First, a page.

final String m2 = getSetOfMatchingCharacterWithin(longer, shorter,

    // If one or both of the sets of common characters is empty, then
    // there is no similarity between the two strings.
    if (m1.length() == 0 || m2.length() == 0)
        return 0.0;

    // If the set of common characters is not the same size, then
    // there is no similarity between the two strings, either.
    if (m1.length() != m2.length())
        return 0.0;

    // Calculate the number of transpositions between the two sets
    // of common characters.
    final int transpositions = transpositions(m1, m2);

    // Calculate the distance.
    final double dist = (m1.length() / ((double) shorter.length())
            + m2.length() / ((double) longer.length()) + (m1.length() - transpositions)
            / ((double) m1.length())) / 3.0;
    return dist;


 * Gets a set of matching characters between two strings. Two characters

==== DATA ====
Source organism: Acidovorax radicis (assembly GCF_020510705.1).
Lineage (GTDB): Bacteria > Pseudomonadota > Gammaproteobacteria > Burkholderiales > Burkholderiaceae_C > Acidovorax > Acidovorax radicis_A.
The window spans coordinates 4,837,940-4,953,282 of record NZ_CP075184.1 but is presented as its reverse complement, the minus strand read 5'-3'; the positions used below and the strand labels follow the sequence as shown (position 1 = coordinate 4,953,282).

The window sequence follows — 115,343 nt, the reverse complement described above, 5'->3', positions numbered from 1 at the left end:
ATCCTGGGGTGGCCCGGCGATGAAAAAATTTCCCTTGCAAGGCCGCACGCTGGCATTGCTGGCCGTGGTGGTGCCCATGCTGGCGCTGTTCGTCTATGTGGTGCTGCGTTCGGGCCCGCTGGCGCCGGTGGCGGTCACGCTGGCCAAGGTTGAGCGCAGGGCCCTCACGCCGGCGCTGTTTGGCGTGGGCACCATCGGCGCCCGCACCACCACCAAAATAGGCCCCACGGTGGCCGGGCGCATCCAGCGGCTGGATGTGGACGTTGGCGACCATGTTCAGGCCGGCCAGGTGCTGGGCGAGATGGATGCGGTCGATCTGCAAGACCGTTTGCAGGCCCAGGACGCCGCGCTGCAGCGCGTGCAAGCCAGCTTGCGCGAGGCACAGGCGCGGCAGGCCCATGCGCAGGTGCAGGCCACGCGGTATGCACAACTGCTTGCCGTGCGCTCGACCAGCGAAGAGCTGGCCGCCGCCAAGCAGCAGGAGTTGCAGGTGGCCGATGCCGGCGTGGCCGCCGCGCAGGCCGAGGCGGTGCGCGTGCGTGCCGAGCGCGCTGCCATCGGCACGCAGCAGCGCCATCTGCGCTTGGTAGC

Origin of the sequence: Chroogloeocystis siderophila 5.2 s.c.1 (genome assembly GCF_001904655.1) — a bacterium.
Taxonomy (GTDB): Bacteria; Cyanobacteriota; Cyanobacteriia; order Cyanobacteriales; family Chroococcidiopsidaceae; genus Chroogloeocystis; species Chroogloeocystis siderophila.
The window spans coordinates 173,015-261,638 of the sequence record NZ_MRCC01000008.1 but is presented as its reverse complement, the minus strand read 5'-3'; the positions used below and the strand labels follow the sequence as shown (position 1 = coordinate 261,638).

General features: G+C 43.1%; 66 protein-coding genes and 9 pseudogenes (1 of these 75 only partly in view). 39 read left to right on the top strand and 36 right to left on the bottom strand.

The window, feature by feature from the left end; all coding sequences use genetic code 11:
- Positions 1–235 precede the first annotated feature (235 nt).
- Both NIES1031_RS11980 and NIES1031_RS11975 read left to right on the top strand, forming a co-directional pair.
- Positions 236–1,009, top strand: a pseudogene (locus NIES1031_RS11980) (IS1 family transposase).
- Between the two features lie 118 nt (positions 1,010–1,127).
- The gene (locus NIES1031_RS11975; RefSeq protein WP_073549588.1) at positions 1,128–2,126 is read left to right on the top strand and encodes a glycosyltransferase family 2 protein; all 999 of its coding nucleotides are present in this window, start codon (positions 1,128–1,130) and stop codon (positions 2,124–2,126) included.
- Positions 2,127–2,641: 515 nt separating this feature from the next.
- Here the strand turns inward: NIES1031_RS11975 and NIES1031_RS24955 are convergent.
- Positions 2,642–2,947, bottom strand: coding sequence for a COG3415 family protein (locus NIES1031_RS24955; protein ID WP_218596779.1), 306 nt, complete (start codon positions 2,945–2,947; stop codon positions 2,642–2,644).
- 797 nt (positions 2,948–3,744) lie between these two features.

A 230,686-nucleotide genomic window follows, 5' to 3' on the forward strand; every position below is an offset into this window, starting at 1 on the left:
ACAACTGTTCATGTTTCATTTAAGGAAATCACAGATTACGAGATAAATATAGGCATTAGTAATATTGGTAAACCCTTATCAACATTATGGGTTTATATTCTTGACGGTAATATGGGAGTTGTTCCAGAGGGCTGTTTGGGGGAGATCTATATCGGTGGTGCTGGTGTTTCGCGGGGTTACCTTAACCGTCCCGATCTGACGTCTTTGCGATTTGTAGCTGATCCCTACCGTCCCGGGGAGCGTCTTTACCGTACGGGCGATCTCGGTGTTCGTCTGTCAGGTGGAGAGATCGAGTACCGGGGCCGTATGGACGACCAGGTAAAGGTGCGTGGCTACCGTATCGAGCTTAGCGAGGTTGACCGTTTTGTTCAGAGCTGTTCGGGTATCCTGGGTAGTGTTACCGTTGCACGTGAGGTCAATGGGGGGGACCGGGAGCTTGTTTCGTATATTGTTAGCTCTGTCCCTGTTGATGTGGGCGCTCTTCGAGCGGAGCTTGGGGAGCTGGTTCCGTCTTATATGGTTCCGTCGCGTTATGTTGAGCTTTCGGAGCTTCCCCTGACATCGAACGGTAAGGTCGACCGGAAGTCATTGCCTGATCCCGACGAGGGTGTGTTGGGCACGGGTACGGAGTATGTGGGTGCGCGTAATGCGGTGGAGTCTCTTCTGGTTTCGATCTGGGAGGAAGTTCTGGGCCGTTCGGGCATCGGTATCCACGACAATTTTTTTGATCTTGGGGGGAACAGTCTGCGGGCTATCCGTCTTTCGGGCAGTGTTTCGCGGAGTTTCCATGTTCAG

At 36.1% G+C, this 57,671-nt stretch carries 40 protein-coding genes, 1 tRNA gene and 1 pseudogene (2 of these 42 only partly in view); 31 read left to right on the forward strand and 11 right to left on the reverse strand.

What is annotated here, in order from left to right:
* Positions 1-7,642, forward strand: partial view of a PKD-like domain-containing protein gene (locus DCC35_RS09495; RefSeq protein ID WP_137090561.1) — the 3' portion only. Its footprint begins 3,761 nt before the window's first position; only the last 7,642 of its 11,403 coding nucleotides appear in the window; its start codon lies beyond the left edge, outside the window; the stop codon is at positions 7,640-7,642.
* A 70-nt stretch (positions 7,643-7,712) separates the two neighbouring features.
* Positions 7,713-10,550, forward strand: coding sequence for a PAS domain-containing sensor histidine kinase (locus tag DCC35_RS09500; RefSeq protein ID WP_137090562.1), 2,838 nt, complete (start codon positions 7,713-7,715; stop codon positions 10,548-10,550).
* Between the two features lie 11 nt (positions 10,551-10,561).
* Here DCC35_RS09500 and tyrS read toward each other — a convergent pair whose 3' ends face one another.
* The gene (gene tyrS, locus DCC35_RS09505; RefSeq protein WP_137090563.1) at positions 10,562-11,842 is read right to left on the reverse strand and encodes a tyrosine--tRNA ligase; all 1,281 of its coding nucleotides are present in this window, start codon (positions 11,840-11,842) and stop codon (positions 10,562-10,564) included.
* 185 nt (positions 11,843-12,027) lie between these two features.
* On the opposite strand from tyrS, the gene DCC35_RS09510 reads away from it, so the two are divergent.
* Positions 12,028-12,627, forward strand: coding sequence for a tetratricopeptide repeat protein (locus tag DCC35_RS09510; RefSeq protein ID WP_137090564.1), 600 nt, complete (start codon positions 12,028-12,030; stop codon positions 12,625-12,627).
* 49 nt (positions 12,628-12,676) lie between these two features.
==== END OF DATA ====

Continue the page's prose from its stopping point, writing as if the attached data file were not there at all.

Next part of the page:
* from the first string and the second string are considered matching if
 * the character's respective positions are no farther than the limit value.
 * @param first
 *            The first string.
 * @param second
 *            The second string.
 * @param limit
 *            The maximum distance to consider.
 * @return A string contain the set of common characters.
private static final String getSetOfMatchingCharacterWithin(
        final String first, final String second, final int limit) {

    final StringBuilder common = new StringBuilder();
    final StringBuilder copy = new StringBuilder(second);
    for (int i = 0; i < first.length(); i++) {
        final char ch = first.charAt(i);
        boolean found = false;

        // See if the character is within the limit positions away from the
        // original position of that character.
        for (int j = Math.max(0, i - limit); !found
                && j < Math.min(i + limit, second.length()); j++) {
            if (copy.charAt(j) == ch) {
                found = true;
                copy.setCharAt(j, '*');
    return common.toString();

 * Calculates the number of transpositions between two strings.
 * @param first
 *            The first string.
 * @param second
 *            The second string.
 * @return The number of transpositions between the two strings.
private static final int transpositions(final String first,
        final String second) {
    int transpositions = 0;
    for (int i = 0; i < first.length(); i++) {